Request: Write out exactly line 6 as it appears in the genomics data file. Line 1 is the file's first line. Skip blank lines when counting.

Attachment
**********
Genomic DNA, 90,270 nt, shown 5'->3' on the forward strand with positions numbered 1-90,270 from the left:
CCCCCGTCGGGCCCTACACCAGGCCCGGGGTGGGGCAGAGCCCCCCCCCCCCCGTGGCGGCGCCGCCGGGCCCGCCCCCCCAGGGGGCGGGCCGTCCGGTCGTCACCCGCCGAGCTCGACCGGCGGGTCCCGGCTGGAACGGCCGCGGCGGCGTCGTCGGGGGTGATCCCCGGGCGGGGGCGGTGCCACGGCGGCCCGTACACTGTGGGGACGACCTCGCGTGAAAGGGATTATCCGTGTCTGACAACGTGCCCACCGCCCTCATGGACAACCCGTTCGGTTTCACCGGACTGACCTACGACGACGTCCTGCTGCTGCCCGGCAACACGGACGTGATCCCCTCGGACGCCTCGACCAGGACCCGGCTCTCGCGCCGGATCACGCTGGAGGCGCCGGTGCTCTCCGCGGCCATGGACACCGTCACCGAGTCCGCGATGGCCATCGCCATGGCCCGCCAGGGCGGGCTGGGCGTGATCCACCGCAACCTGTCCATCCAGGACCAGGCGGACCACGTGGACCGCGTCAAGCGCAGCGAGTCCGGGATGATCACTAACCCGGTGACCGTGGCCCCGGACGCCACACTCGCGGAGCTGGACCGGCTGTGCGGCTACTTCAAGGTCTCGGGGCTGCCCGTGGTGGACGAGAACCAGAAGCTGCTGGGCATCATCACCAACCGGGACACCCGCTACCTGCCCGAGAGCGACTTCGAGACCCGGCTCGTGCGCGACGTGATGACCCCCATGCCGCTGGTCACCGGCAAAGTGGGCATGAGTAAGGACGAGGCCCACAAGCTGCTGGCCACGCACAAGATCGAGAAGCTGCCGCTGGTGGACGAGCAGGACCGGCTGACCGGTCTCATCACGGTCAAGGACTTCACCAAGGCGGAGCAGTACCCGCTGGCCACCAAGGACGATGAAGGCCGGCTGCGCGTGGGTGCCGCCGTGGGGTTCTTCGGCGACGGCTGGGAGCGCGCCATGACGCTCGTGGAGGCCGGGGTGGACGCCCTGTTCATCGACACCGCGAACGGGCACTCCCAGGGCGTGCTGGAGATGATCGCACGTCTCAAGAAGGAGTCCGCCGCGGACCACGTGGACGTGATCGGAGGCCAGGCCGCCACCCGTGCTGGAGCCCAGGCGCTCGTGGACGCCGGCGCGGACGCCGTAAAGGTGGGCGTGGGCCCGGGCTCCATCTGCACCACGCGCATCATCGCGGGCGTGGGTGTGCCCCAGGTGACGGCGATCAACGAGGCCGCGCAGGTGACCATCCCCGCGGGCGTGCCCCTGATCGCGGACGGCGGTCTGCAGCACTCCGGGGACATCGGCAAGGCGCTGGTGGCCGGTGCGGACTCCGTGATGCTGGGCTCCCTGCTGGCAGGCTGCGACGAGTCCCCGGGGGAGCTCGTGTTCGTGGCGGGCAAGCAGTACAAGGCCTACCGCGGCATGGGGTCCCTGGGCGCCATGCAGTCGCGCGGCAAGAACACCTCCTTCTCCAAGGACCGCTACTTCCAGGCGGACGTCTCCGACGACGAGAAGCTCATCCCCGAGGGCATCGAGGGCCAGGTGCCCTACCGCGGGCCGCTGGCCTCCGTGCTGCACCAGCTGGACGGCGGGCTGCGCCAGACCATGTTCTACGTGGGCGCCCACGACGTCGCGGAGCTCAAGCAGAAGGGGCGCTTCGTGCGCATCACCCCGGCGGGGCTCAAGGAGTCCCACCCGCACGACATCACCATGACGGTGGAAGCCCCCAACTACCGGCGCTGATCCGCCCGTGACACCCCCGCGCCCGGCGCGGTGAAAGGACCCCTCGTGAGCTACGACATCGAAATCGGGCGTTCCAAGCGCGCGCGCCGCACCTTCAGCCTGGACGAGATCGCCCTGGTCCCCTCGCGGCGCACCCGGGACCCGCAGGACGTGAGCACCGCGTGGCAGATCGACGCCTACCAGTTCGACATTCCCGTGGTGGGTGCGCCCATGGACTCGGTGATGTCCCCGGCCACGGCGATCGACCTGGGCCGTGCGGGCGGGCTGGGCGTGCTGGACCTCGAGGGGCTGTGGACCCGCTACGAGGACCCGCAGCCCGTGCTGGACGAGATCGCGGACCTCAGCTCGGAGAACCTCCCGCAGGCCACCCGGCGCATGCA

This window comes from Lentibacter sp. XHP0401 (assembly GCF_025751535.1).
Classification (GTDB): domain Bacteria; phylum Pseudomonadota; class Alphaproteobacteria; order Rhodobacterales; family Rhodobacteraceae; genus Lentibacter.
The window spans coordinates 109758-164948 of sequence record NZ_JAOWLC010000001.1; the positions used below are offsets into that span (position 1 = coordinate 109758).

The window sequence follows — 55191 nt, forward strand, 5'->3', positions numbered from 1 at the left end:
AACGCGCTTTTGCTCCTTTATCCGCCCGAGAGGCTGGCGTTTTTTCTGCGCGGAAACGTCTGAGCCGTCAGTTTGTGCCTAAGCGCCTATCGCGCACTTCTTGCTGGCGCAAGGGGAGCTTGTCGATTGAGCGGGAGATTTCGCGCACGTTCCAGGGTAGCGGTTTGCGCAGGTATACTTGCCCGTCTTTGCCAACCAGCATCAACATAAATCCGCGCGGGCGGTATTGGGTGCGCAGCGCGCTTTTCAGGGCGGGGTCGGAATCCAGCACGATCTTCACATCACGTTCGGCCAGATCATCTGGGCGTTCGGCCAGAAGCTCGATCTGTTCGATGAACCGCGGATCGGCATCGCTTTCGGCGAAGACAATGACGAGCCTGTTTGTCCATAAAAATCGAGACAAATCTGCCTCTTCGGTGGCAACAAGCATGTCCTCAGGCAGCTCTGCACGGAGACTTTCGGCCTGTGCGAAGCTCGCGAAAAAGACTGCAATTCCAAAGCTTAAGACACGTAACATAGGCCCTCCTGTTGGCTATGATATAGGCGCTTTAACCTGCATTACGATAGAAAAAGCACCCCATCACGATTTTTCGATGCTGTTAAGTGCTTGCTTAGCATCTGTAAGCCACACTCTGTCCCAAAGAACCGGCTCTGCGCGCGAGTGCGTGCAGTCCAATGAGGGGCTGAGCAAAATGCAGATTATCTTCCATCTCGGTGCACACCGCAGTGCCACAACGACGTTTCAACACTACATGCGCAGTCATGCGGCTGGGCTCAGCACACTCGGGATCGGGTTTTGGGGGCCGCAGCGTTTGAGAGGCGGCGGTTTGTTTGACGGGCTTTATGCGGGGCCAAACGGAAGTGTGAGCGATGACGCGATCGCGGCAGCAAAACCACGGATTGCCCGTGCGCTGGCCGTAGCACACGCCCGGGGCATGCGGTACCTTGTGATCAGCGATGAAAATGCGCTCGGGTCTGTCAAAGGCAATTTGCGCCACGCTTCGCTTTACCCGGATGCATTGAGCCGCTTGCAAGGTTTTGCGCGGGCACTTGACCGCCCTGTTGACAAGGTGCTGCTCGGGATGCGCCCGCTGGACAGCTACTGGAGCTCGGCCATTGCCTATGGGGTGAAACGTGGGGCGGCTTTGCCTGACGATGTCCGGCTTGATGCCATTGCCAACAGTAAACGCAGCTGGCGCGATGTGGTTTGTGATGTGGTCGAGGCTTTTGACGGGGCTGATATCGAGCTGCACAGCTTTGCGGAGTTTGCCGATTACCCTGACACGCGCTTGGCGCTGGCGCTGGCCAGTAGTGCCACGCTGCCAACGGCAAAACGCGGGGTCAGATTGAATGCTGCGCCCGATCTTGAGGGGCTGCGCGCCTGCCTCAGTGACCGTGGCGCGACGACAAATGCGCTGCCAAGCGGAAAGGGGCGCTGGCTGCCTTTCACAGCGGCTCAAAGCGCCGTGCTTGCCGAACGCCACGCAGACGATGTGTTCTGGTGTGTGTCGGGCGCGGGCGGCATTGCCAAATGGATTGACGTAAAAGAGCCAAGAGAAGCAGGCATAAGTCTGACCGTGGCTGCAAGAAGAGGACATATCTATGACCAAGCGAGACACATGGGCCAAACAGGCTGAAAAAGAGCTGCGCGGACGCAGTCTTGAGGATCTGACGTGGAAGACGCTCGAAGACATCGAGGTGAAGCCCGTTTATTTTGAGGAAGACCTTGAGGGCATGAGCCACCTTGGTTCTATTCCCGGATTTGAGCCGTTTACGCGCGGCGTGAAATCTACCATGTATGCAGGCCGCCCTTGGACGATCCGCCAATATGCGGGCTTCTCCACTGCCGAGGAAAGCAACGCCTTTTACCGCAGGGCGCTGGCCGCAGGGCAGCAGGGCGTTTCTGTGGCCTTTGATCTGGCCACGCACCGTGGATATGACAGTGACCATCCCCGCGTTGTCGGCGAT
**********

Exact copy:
The window sequence follows — 55191 nt, forward strand, 5'->3', positions numbered from 1 at the left end: